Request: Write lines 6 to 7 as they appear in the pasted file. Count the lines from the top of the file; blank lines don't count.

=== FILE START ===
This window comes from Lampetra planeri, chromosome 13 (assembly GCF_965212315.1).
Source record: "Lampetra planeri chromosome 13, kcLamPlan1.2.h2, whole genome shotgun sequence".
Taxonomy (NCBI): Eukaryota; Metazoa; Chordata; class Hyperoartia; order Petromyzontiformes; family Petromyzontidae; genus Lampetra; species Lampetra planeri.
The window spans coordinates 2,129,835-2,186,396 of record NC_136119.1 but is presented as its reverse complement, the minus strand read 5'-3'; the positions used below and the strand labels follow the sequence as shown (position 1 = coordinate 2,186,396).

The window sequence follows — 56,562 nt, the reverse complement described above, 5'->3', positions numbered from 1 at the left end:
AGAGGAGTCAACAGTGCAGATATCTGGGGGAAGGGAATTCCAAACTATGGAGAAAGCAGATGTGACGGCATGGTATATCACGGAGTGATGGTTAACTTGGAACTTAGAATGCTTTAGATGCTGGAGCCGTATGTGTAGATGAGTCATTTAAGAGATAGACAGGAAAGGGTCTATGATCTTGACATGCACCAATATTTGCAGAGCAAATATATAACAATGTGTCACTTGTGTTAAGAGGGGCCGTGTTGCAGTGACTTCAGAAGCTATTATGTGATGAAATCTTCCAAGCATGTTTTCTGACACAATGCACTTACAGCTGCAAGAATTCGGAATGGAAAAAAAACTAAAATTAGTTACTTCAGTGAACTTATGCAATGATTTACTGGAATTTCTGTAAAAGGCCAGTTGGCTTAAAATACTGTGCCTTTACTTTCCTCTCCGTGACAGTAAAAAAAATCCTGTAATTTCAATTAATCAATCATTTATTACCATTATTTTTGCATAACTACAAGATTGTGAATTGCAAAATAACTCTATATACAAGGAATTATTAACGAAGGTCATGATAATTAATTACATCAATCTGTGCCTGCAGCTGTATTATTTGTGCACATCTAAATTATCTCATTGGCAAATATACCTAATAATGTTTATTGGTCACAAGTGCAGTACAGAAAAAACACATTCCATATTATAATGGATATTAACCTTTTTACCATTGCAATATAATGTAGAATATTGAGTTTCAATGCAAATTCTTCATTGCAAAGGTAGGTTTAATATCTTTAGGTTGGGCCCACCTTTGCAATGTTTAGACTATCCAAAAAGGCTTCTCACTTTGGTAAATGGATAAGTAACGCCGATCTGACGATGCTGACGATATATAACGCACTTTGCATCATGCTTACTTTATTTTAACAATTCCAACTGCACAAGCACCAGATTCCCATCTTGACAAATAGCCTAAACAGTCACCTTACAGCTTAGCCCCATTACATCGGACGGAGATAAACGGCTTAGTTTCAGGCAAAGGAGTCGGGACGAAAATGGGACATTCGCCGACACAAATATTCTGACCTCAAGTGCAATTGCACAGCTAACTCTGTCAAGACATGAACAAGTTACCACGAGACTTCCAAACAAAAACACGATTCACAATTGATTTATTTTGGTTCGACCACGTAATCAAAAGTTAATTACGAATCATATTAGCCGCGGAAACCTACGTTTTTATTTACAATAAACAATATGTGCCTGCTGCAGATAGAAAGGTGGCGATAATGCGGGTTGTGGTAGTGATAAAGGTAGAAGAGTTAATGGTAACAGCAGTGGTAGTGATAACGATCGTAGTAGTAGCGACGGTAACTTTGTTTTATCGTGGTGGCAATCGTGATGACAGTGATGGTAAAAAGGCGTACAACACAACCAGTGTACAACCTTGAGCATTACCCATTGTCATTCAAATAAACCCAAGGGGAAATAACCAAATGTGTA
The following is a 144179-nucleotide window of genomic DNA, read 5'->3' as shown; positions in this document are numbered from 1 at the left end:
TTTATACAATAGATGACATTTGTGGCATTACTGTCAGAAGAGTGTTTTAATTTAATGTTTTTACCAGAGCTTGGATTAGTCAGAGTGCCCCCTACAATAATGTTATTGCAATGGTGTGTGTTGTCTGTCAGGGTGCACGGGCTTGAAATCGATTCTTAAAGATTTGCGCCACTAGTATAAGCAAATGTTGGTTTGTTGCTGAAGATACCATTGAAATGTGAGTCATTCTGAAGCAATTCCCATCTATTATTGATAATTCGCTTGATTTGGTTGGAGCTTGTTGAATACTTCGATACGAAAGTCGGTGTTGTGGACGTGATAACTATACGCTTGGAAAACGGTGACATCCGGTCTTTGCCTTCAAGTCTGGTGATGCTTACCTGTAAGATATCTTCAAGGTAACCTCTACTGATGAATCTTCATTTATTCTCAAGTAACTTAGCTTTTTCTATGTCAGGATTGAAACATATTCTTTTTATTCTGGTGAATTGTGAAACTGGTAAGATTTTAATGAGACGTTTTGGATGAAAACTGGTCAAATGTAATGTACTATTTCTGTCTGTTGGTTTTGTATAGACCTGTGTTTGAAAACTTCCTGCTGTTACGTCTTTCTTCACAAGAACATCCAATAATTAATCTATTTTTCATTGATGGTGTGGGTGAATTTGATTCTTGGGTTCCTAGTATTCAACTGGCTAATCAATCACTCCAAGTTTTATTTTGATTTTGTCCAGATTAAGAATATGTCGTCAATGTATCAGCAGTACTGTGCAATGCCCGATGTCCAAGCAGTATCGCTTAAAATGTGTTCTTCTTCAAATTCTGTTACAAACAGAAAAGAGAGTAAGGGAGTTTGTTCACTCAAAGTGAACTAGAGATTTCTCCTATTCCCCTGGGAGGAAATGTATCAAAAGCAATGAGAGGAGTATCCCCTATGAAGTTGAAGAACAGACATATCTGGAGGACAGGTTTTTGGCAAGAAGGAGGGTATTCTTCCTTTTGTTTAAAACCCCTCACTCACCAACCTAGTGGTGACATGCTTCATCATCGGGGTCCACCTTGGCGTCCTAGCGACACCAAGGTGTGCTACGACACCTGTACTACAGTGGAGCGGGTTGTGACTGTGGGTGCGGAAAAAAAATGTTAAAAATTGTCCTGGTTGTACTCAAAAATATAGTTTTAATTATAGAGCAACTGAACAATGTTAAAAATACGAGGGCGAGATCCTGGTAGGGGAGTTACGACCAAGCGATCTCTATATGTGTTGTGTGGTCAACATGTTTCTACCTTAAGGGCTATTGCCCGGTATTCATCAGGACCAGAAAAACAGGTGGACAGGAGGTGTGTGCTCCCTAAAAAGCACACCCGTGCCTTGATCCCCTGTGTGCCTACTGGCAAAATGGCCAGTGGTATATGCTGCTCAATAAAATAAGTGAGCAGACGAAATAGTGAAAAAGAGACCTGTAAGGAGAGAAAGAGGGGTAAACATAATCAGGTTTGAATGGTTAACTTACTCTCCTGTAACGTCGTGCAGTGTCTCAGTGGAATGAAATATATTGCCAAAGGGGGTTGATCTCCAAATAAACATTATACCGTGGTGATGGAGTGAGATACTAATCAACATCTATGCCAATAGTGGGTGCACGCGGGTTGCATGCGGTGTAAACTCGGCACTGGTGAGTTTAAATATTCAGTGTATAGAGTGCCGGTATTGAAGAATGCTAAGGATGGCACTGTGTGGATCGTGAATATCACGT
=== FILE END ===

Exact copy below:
AGAGGAGTCAACAGTGCAGATATCTGGGGGAAGGGAATTCCAAACTATGGAGAAAGCAGATGTGACGGCATGGTATATCACGGAGTGATGGTTAACTTGGAACTTAGAATGCTTTAGATGCTGGAGCCGTATGTGTAGATGAGTCATTTAAGAGATAGACAGGAAAGGGTCTATGATCTTGACATGCACCAATATTTGCAGAGCAAATATATAACAATGTGTCACTTGTGTTAAGAGGGGCCGTGTTGCAGTGACTTCAGAAGCTATTATGTGATGAAATCTTCCAAGCATGTTTTCTGACACAATGCACTTACAGCTGCAAGAATTCGGAATGGAAAAAAAACTAAAATTAGTTACTTCAGTGAACTTATGCAATGATTTACTGGAATTTCTGTAAAAGGCCAGTTGGCTTAAAATACTGTGCCTTTACTTTCCTCTCCGTGACAGTAAAAAAAATCCTGTAATTTCAATTAATCAATCATTTATTACCATTATTTTTGCATAACTACAAGATTGTGAATTGCAAAATAACTCTATATACAAGGAATTATTAACGAAGGTCATGATAATTAATTACATCAATCTGTGCCTGCAGCTGTATTATTTGTGCACATCTAAATTATCTCATTGGCAAATATACCTAATAATGTTTATTGGTCACAAGTGCAGTACAGAAAAAACACATTCCATATTATAATGGATATTAACCTTTTTACCATTGCAATATAATGTAGAATATTGAGTTTCAATGCAAATTCTTCATTGCAAAGGTAGGTTTAATATCTTTAGGTTGGGCCCACCTTTGCAATGTTTAGACTATCCAAAAAGGCTTCTCACTTTGGTAAATGGATAAGTAACGCCGATCTGACGATGCTGACGATATATAACGCACTTTGCATCATGCTTACTTTATTTTAACAATTCCAACTGCACAAGCACCAGATTCCCATCTTGACAAATAGCCTAAACAGTCACCTTACAGCTTAGCCCCATTACATCGGACGGAGATAAACGGCTTAGTTTCAGGCAAAGGAGTCGGGACGAAAATGGGACATTCGCCGACACAAATATTCTGACCTCAAGTGCAATTGCACAGCTAACTCTGTCAAGACATGAACAAGTTACCACGAGACTTCCAAACAAAAACACGATTCACAATTGATTTATTTTGGTTCGACCACGTAATCAAAAGTTAATTACGAATCATATTAGCCGCGGAAACCTACGTTTTTATTTACAATAAACAATATGTGCCTGCTGCAGATAGAAAGGTGGCGATAATGCGGGTTGTGGTAGTGATAAAGGTAGAAGAGTTAATGGTAACAGCAGTGGTAGTGATAACGATCGTAGTAGTAGCGACGGTAACTTTGTTTTATCGTGGTGGCAATCGTGATGACAGTGATGGTAAAAAGGCGTACAACACAACCAGTGTACAACCTTGAGCATTACCCATTGTCATTCAAATAAACCCAAGGGGAAATAACCAAATGTGTA
The following is a 144179-nucleotide window of genomic DNA, read 5'->3' as shown; positions in this document are numbered from 1 at the left end: